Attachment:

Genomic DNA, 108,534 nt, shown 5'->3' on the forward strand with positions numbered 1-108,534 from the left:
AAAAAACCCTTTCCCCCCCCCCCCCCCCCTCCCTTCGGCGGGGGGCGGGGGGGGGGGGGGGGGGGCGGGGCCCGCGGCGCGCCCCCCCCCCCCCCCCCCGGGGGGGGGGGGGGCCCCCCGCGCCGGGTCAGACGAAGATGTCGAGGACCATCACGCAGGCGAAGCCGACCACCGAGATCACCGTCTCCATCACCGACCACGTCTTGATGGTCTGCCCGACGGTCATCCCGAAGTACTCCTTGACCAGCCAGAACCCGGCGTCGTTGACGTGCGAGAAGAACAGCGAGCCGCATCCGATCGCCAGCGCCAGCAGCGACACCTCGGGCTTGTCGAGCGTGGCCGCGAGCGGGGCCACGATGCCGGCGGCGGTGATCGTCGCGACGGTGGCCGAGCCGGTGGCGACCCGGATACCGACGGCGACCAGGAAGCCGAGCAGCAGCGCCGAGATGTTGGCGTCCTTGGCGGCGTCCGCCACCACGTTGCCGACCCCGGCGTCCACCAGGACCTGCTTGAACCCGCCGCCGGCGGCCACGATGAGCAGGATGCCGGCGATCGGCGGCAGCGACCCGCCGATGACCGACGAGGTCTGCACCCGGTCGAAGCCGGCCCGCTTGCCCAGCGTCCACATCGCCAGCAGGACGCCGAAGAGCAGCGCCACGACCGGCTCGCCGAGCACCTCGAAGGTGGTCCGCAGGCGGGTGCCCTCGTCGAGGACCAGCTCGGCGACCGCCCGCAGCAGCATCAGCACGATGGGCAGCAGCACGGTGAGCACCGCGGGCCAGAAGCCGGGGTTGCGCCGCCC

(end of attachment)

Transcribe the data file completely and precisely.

Genomic DNA, 108,534 nt, shown 5'->3' on the forward strand with positions numbered 1-108,534 from the left:
AAAAAACCCTTTCCCCCCCCCCCCCCCCCTCCCTTCGGCGGGGGGCGGGGGGGGGGGGGGGGGGGCGGGGCCCGCGGCGCGCCCCCCCCCCCCCCCCCCGGGGGGGGGGGGGGCCCCCCGCGCCGGGTCAGACGAAGATGTCGAGGACCATCACGCAGGCGAAGCCGACCACCGAGATCACCGTCTCCATCACCGACCACGTCTTGATGGTCTGCCCGACGGTCATCCCGAAGTACTCCTTGACCAGCCAGAACCCGGCGTCGTTGACGTGCGAGAAGAACAGCGAGCCGCATCCGATCGCCAGCGCCAGCAGCGACACCTCGGGCTTGTCGAGCGTGGCCGCGAGCGGGGCCACGATGCCGGCGGCGGTGATCGTCGCGACGGTGGCCGAGCCGGTGGCGACCCGGATACCGACGGCGACCAGGAAGCCGAGCAGCAGCGCCGAGATGTTGGCGTCCTTGGCGGCGTCCGCCACCACGTTGCCGACCCCGGCGTCCACCAGGACCTGCTTGAACCCGCCGCCGGCGGCCACGATGAGCAGGATGCCGGCGATCGGCGGCAGCGACCCGCCGATGACCGACGAGGTCTGCACCCGGTCGAAGCCGGCCCGCTTGCCCAGCGTCCACATCGCCAGCAGGACGCCGAAGAGCAGCGCCACGACCGGCTCGCCGAGCACCTCGAAGGTGGTCCGCAGGCGGGTGCCCTCGTCGAGGACCAGCTCGGCGACCGCCCGCAGCAGCATCAGCACGATGGGCAGCAGCACGGTGAGCACCGCGGGCCAGAAGCCGGGGTTGCGCCGCCC